In the beginning, was the command line. Well, not quite the command line we know today.
We had typewriters. We were communicating using Morse code. One fine day, someone had an idea to connect a typewriter to an existing network of communication wires. And the teletypewriter was born!
Image: Teletype teleprinters in use during World War II, Source: Wikipedia
Teletypes removed the need for a human to know Morse code, which improved message typing speed and delivery time. In this 1932 video, the narrator describes how a teletype takes only a matter of seconds to deliver a message from London to Edinburgh. A stark contrast to the earlier ETA of one week — the time taken by a mail coach to undertake the same 600 km journey.
Image: Assembly of IBM 1401 computers, Source: Computer History Museum
Meanwhile, computers were becoming powerful enough to interact with users in real-time. Another fine day, someone had an idea to repurpose a teletype, connect it to a modem, and use it as a remote interface to early computers. This was the origin of the command-line interface!
Among these teletypes were the Friden Flexowriter and the Teletype Model 33. Users typed commands after a prompt character was printed on paper. After they were satisfied with the input, they would press Enter which would then send the command to the computer. And finally the output from the computer would be printed on paper again.
Image: The VT100, Source: Wikipedia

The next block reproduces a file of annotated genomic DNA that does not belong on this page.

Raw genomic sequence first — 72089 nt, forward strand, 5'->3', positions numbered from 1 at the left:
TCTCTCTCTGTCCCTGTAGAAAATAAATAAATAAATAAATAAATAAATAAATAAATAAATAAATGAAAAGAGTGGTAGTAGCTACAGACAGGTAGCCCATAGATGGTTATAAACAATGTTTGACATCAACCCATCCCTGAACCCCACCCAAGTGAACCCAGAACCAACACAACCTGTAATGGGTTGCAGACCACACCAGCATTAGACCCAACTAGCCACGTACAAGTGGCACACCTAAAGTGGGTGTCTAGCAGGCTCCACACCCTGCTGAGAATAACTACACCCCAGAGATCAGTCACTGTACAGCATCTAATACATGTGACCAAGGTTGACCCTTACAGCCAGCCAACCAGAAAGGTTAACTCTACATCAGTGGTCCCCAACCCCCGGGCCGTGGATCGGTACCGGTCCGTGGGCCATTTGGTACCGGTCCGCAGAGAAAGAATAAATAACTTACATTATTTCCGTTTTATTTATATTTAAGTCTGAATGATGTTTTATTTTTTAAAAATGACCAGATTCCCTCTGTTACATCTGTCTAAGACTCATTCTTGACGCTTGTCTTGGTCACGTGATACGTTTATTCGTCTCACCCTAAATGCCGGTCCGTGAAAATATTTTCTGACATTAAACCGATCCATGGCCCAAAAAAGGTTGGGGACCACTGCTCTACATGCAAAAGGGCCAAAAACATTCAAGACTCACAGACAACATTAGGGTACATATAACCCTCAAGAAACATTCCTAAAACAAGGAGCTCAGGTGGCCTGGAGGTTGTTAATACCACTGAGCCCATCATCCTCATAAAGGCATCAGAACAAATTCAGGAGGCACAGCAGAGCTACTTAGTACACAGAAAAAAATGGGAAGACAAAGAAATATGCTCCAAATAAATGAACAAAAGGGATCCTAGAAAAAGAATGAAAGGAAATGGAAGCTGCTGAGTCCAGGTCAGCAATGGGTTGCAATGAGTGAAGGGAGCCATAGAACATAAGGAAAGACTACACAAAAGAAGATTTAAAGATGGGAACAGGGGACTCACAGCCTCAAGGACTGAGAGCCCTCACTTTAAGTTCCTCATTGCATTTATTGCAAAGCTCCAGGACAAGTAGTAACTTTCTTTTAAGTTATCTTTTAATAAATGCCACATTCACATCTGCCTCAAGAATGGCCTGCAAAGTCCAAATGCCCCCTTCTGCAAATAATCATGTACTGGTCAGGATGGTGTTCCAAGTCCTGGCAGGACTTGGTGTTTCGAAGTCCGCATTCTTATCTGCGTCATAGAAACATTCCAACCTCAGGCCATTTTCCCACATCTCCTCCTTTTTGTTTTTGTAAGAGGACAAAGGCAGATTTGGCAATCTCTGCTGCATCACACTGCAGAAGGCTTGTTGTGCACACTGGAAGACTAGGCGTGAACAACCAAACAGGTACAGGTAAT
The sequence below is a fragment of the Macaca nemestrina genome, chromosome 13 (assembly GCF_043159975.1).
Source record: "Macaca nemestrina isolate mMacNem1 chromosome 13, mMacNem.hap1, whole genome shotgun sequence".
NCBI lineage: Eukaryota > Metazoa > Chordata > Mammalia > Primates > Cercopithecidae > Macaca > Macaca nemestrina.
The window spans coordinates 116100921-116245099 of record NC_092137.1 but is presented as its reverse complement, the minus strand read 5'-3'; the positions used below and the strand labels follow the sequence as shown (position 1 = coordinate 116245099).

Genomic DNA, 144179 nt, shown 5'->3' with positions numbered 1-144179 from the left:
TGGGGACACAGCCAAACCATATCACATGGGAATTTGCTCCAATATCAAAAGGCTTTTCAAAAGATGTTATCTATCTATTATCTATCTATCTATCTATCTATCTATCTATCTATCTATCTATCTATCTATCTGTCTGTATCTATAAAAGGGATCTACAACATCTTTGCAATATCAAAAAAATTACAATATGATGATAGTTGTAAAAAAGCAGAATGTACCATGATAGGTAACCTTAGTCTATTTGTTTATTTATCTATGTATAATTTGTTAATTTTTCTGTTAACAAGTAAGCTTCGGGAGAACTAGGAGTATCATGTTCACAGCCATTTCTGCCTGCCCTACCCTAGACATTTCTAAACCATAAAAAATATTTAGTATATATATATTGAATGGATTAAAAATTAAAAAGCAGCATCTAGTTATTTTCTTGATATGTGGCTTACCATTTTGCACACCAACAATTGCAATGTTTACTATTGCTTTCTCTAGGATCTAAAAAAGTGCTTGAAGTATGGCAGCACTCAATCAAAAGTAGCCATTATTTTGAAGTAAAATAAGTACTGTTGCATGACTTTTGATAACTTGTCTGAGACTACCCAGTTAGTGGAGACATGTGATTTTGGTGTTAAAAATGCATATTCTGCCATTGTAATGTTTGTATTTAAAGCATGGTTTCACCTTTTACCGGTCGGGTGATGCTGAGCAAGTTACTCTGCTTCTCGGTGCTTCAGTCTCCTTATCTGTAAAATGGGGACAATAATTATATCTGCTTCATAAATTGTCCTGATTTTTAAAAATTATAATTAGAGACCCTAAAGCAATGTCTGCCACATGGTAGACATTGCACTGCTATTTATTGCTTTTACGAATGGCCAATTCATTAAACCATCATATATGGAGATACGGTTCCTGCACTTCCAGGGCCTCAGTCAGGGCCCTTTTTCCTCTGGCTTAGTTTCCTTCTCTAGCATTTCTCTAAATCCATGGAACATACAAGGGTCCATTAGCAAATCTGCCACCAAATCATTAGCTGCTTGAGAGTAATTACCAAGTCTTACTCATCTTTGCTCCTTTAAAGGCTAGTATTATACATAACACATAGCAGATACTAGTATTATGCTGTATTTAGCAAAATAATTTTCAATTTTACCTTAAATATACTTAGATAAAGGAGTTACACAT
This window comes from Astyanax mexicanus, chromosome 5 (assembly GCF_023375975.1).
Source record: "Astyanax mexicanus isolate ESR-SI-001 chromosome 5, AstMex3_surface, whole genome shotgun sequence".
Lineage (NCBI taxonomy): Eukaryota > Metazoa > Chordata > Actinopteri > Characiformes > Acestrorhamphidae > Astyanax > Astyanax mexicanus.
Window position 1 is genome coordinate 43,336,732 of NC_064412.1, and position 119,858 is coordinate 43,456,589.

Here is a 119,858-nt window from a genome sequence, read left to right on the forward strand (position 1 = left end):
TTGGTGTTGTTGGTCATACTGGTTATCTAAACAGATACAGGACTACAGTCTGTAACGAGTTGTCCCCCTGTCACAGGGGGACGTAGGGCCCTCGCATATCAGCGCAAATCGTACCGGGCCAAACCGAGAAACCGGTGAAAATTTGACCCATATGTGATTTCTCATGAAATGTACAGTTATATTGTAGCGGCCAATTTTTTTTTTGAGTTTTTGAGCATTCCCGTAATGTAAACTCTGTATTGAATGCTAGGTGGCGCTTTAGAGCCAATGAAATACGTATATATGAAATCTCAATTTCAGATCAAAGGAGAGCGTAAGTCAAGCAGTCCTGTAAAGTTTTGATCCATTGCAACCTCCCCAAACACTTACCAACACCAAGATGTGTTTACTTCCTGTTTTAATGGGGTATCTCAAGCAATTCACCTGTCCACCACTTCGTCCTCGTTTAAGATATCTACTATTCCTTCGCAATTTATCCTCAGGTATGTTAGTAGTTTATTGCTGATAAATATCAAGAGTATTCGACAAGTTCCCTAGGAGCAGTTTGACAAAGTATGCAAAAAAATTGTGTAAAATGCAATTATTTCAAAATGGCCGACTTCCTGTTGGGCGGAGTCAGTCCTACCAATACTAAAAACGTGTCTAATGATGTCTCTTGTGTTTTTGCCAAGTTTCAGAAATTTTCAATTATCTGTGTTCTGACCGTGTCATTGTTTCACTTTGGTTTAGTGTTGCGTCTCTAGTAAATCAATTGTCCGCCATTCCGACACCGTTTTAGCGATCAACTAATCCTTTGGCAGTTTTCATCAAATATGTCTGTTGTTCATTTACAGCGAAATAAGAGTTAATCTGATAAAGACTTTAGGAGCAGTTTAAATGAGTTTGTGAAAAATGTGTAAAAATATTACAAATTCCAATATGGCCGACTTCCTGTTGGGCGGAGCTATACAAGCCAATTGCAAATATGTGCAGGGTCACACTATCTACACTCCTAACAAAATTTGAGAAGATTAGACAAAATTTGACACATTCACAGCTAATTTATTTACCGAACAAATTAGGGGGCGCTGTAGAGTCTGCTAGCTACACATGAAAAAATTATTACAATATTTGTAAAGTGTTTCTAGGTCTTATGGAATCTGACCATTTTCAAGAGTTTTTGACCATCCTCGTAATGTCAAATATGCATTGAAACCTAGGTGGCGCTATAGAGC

Teletypes were continued to be used as terminals to computers, until video displays came into the picture during the late 1970s. Video terminals quickly became popular input-output devices for computers after the manufacturers moved to a set of common standards.
Today, physical teletypes and video terminals are obsolete. We instead have terminal emulators, which are software simulations of the real thing. But, have modern terminal emulators borrowed any features from the OG metal beasts?
Part 1 — Anatomy of a Terminal and CLI
The jargon file. Learn how terminals and CLIs work.
Part 2 — Python packages for writing CLIs
Look at packages that can be used to write CLIs, which are available in the Python standard library and on PyPI.
Part 3 — Writing and packaging a CLI using Click
Explore various CLI use cases and see how Click can be used to implement a clone of git, with some commonly used git subcommands.
Part 4 — User Experience
Look at some principles that can create a nice CLI user experience.
I hope that you got a lot of touchpoints to the CLI ecosystem which you can now explore further, an understanding of how terminals and CLIs work and how to write CLIs in Python!
Stay safe and be well.
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